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R. P. Sarkany, S. M. Breathnach, C. A. Setmour, K. Weismann and D. A. Burns, “Metabolic and nutritional Disorders,” In: T. Burns, S. Breathnach, N. Cox and C. Griffiths, Eds., Rook’s Text Book of Dermatology, 7th Edition, Blackwell Scientific Publication, Blackwell Scientific, Italy, 2004, pp. 57.36-57.50.

has been cited by the following article:

  • TITLE: Lifa Disease: Frictional Dermal Melanosis over Bony Prominences (Clinicopathological Study)

    AUTHORS: Khalifa E. Sharquie, Muhsin A. Al-Dhalimi, Adil A. Noaimi, Hussein A. Al-Sultany

    KEYWORDS: Frictional Dermal Melanosis; Lifa Disease; Macular Amyloidosis

    JOURNAL NAME: Journal of Cosmetics, Dermatological Sciences and Applications, Vol.2 No.3, September 18, 2012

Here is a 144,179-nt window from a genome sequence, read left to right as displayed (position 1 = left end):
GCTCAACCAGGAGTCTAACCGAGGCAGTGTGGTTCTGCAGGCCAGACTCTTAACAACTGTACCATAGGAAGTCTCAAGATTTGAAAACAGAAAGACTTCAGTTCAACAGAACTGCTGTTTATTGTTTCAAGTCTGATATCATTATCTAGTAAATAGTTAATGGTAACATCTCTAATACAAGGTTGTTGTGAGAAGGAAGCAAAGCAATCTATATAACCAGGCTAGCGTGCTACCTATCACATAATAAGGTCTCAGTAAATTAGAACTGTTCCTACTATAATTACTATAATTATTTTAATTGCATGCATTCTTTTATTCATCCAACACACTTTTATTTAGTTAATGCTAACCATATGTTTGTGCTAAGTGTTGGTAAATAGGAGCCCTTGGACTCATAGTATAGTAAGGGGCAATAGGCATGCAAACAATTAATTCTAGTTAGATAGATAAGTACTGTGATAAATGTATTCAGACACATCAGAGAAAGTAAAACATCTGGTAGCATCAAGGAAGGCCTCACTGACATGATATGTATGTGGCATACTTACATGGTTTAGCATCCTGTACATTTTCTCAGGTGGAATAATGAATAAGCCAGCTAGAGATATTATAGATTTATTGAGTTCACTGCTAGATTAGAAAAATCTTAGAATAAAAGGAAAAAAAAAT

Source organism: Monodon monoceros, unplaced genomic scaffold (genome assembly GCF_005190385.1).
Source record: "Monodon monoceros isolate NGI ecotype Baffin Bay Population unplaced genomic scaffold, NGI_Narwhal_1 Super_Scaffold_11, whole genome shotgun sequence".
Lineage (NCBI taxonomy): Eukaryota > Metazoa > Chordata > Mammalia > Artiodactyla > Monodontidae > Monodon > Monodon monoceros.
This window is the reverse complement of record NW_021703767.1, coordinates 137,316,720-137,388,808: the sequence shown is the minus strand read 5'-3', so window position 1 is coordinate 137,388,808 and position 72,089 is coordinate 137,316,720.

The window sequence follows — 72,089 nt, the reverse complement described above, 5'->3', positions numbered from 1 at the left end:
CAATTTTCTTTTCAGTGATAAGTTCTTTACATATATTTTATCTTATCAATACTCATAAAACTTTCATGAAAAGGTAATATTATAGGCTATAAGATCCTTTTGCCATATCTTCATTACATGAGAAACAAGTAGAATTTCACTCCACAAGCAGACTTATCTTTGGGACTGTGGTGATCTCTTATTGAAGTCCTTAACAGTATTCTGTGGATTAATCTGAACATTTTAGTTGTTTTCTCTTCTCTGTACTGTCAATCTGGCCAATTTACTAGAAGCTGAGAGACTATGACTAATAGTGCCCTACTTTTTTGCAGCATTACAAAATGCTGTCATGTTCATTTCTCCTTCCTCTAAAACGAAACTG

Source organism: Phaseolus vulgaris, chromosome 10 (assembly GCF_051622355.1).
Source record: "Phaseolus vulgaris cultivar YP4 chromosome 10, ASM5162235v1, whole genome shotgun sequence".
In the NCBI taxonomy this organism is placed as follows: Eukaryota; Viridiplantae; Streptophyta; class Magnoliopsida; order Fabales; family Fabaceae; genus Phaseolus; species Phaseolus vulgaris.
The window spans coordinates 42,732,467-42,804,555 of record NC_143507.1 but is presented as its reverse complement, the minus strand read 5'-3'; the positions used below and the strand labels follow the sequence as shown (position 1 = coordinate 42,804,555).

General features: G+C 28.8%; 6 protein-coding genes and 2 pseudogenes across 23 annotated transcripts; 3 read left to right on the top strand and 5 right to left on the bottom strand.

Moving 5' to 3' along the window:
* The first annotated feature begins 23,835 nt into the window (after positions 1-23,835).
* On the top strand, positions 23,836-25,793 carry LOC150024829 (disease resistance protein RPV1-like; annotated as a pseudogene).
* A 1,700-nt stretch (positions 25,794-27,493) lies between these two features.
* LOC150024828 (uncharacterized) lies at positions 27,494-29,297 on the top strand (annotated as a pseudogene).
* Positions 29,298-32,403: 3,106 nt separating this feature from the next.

ABSTRACT: Background: Lifa disease (Frictional dermal melanosis over bony prominences) has been described in Iraq for the first time in 1993, as a new distinctive pigmentary skin condition that followed chronic friction with a body washing agent (lifa) during bathing. Objective: To assess this increasingly common problem where still many doctors unaware about its presence especially in other Middle East countries. Patients and Methods: A case series descriptive study done in Departments of Dermatology-Najaf and Baghdad Teaching Hospitals, between March 2007- Oct.2008. Full history and clinical examination were done for all patients including Wood's light examination. Biopsies were taken from 21 patients and sent for hematoxylin-eosin and Congo red stains. Results: Fifty two (49 female and 3 male) patients with typical clinical features of lifa disease were studied. The mean age of presentation was 27.92 ± 7.58 years. All patients were slim with prominent bones and low body mass index, used lifa vigorously during bathing.Pigmentation was distributed bilaterally and symmetrically over bony prominences. The most common affected sites were: clavicular areas (67.3%) and upper back (42%). Wood's light and histopathological examinations revealed dermal melanosis. No amyloid deposit was detected by using Congo red stain in any patient. Conclusions: Lifa disease is a common distinctive pigmentary disfiguring problem especially among females. The histopathology showed dermal melanosis, and might be confused with other pigmentary problems like macular amyloidosis.